24. Anonymous

    Sheila, this is so powerful and important about what you wrote about this hidden rape culture that is in part of the church. As a woman who escaped an abusive marriage of almost 25 years from a man who claimed to be a Christian, used scriptures to justify his abuse and was a youth pastor and elder at one point, I experienced this type of abuse regularly in my marriage. I never heard any Christians speaking out about this until more recently and all those years I felt trapped and confused. I can’t thank you enough for speaking clearly and boldly on behalf of all the women in the church and Gods desire for women and the importance of deep respect and protection for us as human beings with equal value and worth.

    Reply
    • Sheila Wray Gregoire

      I’m so glad you found me and you find this helpful! And I’m so sorry for the abuse you suffered, and sorry that the church made it worse, not better. I will fight this to my dying breath (which is perhaps ironic to say on this post).

      Reply
  25. Meghan

    HECK YES SHEILA!!! You should write more stuff where you let your filter ease up just a wee bit, because this is FIRE!!! Let justice roll like a mighty river!

    Reply
    • Sheila Wray Gregoire

      Maybe it’s COVID? 🙂 I told Rebecca today I want to do a podcast episode called The Myth of the Magic Penis. We’ll see if I still feel that way when COVID has passed.
      ID h

      Reply
      • Laura

        The Myth of the Magic Penis sounds like an interesting podcast.

        Reply
        • exwifeofasexaddict

          Once upon a time there was a little penis. He felt bad about being so little, so he decided to go to the sorcerer for a spell…..

          Reply
      • Mara R

        The magic penis isn’t new. There are phallic symbols all over the place present and past in all kinds of archeology. Baal worship included phallic symbols.

        The new part is that men in the church are embracing this heathen/pagan/Baal thing and are saying it’s from Jesus.

        Reply
        • CMT

          I thought of “cult of domesticity” and the perception that a “good” woman only wanted sex to please her man and to become a mother. Also functions to keep the magic penis the star of the show.

          The sad irony here, of course, is that straight gals generally do have a healthy appreciation for penises if given half a chance! But if you are beaten over the head that one party’s sexuality is all important and the other is there to serve them, neither one gets the chance to experience genuine enjoyment of the other.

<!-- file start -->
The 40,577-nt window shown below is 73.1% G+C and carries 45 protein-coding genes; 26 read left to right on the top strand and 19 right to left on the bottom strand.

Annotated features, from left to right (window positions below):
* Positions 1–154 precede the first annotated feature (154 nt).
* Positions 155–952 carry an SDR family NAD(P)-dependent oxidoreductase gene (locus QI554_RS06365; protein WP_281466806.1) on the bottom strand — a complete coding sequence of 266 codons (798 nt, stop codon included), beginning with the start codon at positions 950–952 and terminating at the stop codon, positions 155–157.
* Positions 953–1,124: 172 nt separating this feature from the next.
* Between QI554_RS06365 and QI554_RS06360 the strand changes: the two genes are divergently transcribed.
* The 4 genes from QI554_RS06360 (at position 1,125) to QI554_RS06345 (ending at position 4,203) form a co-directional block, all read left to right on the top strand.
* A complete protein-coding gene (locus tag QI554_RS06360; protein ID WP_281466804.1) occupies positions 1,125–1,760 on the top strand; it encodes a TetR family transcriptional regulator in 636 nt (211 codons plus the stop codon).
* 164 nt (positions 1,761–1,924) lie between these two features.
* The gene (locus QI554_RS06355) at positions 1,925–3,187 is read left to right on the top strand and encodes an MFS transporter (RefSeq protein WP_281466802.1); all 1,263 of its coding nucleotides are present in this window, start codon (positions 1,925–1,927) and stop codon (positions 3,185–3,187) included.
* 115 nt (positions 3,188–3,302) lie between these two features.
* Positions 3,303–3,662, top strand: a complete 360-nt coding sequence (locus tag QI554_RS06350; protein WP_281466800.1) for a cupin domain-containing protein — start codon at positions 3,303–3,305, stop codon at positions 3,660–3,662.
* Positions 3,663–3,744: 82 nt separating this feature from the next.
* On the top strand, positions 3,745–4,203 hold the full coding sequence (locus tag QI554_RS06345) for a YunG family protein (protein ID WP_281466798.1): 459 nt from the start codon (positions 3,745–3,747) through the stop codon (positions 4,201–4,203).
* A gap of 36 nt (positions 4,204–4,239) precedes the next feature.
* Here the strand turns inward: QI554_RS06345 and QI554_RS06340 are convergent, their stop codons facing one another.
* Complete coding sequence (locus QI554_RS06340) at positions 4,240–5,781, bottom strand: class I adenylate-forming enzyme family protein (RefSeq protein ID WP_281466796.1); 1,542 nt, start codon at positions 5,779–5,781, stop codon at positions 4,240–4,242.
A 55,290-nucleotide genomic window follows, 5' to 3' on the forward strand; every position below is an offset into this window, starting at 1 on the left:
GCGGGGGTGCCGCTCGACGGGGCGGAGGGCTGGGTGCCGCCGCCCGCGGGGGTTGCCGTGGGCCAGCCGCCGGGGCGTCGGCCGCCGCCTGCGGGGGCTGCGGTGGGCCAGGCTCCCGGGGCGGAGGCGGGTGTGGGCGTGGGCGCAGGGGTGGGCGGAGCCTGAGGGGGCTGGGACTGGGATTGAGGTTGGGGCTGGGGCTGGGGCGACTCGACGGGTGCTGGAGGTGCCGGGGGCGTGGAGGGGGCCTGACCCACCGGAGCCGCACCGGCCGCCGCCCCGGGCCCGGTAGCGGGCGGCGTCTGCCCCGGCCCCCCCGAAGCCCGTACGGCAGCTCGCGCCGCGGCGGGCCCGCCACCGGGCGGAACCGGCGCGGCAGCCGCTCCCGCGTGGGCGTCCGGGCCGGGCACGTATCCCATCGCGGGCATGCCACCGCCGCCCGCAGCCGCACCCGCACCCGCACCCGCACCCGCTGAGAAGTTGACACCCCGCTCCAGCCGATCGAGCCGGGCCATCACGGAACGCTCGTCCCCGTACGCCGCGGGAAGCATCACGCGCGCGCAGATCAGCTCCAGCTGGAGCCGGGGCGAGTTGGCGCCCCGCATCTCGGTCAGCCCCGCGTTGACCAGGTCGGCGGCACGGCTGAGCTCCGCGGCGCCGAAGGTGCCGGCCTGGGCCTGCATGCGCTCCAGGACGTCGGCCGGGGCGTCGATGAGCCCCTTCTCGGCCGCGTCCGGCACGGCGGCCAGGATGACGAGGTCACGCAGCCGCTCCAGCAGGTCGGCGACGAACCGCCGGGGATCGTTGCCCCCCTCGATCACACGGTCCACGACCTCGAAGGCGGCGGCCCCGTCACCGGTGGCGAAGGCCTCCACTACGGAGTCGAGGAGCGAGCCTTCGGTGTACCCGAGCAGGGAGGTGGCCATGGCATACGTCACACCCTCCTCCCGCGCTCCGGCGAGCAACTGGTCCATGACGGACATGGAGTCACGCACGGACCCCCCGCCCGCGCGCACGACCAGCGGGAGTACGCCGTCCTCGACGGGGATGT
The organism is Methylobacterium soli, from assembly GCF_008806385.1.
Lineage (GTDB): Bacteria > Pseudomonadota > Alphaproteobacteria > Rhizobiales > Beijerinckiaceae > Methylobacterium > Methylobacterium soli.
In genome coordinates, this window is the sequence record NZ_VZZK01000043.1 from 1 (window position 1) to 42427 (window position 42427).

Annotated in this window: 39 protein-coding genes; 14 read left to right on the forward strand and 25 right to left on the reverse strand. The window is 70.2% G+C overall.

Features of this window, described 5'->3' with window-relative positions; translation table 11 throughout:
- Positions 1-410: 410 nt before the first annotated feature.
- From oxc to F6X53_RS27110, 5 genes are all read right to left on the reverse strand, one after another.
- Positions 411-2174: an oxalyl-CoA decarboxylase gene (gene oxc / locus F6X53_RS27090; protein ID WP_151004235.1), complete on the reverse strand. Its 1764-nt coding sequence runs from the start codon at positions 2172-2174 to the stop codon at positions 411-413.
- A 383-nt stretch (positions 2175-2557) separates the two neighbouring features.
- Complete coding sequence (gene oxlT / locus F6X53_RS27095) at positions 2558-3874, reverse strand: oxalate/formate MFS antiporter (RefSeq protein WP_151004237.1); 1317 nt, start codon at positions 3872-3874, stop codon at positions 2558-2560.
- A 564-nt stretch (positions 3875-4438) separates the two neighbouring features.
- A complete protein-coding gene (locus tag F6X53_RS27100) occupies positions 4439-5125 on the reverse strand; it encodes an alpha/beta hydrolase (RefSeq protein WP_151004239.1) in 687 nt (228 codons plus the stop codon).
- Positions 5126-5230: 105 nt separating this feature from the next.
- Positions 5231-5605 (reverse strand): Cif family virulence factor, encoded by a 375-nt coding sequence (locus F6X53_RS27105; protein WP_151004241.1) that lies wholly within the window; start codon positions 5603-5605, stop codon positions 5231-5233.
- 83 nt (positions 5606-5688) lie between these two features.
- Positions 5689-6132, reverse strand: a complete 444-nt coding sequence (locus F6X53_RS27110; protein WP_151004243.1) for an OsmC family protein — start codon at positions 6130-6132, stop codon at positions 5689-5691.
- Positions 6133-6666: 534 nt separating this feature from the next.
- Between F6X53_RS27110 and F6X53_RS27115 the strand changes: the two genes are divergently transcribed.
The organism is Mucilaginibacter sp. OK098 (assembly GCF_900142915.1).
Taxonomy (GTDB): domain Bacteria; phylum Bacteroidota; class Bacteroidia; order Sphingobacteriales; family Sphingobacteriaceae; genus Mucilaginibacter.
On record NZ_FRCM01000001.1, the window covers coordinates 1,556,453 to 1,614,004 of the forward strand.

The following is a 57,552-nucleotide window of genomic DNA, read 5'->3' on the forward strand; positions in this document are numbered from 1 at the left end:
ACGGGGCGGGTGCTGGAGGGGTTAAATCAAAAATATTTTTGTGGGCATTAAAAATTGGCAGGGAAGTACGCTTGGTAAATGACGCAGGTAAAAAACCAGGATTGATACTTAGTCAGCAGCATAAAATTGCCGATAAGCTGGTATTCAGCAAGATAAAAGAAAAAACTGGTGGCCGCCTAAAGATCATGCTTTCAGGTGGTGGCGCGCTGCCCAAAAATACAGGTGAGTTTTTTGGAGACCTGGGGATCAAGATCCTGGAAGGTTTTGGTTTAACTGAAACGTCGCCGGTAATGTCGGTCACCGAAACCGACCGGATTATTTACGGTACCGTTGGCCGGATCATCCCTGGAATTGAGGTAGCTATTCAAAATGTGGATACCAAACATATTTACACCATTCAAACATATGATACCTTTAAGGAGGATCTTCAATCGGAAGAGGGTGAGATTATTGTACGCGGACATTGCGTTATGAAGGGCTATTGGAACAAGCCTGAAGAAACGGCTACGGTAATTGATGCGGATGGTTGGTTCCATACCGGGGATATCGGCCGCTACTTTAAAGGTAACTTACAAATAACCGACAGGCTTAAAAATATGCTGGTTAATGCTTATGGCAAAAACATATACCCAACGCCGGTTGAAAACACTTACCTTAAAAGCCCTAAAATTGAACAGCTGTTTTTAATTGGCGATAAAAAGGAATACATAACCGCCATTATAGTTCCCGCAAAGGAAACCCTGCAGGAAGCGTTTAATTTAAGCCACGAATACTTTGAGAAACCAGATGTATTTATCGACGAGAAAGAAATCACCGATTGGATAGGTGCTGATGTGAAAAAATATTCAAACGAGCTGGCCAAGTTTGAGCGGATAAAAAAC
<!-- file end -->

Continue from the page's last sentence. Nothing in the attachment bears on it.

Reply
        • Laura

          Patriarchy is basically phallic worship. It’s all about the man and his penis getting what he wants.

          Reply
          • Jo E

            Yes! Exactly!! That somehow, just by having a penis, men are automatically more godly, more holy and, obviously, more deserving!

      • Meghan

        Don’t let that feeling pass. These things need to be said. I commented below about some additional thoughts I had that I finally felt ready to express after raging a little while. Survivors deserve a better rhetoric.

        Reply
      • Helen

        Please, please do!!

        Reply
      • Bonnie Work Toney

        Please, Sheila, you need to do this podcast. We all need to hear it, and I don’t know of anyone else who can say it. Even if there need to be giggles at times like when Emerson Eggerich told on himself, because most of the mythology of the Magic Penis is pretty ridiculous. Besides, this is a case where if we can’t laugh about it, we might have to weep for the bad faith arguments being used on us and on our sisters, so let’s laugh. Let’s laugh, and let the power of godly laughter (I’m confident that God has a great sense of humor, since they created humans) help to destroy the myth.

        Reply
        • Sheila Wray Gregoire

          Yes, I’ve got it planned, but not until November (we’ve been planning out the podcasts to the end of the year!)

          And I will include your comment on it. 🙂

          Reply
        • Laura

          For men who claim their penises to be magical, Eggerichs said he cannot tell if a woman is aroused. So much for that magical penis.

          Reply
      • Lisa Johns

        I’d listen to that! 😆